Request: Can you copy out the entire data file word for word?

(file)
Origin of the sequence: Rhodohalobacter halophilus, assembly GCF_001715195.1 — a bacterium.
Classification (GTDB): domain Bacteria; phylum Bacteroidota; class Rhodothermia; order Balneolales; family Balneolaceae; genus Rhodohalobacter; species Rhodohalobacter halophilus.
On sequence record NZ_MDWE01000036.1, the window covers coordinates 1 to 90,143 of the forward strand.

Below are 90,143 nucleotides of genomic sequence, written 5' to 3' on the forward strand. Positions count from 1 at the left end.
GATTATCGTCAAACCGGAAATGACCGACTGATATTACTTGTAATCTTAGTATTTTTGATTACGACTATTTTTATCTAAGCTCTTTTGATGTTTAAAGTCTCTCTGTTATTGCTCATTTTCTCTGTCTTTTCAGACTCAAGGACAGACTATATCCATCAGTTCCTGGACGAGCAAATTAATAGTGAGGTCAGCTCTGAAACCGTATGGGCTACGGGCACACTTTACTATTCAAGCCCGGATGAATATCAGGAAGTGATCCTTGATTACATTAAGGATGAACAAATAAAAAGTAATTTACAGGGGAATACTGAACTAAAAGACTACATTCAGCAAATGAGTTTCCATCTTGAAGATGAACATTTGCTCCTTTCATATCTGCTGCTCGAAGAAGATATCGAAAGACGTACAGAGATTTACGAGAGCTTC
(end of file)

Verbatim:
Origin of the sequence: Rhodohalobacter halophilus, assembly GCF_001715195.1 — a bacterium.
Classification (GTDB): domain Bacteria; phylum Bacteroidota; class Rhodothermia; order Balneolales; family Balneolaceae; genus Rhodohalobacter; species Rhodohalobacter halophilus.
On sequence record NZ_MDWE01000036.1, the window covers coordinates 1 to 90,143 of the forward strand.

Below are 90,143 nucleotides of genomic sequence, written 5' to 3' on the forward strand. Positions count from 1 at the left end.
GATTATCGTCAAACCGGAAATGACCGACTGATATTACTTGTAATCTTAGTATTTTTGATTACGACTATTTTTATCTAAGCTCTTTTGATGTTTAAAGTCTCTCTGTTATTGCTCATTTTCTCTGTCTTTTCAGACTCAAGGACAGACTATATCCATCAGTTCCTGGACGAGCAAATTAATAGTGAGGTCAGCTCTGAAACCGTATGGGCTACGGGCACACTTTACTATTCAAGCCCGGATGAATATCAGGAAGTGATCCTTGATTACATTAAGGATGAACAAATAAAAAGTAATTTACAGGGGAATACTGAACTAAAAGACTACATTCAGCAAATGAGTTTCCATCTTGAAGATGAACATTTGCTCCTTTCATATCTGCTGCTCGAAGAAGATATCGAAAGACGTACAGAGATTTACGAGAGCTTC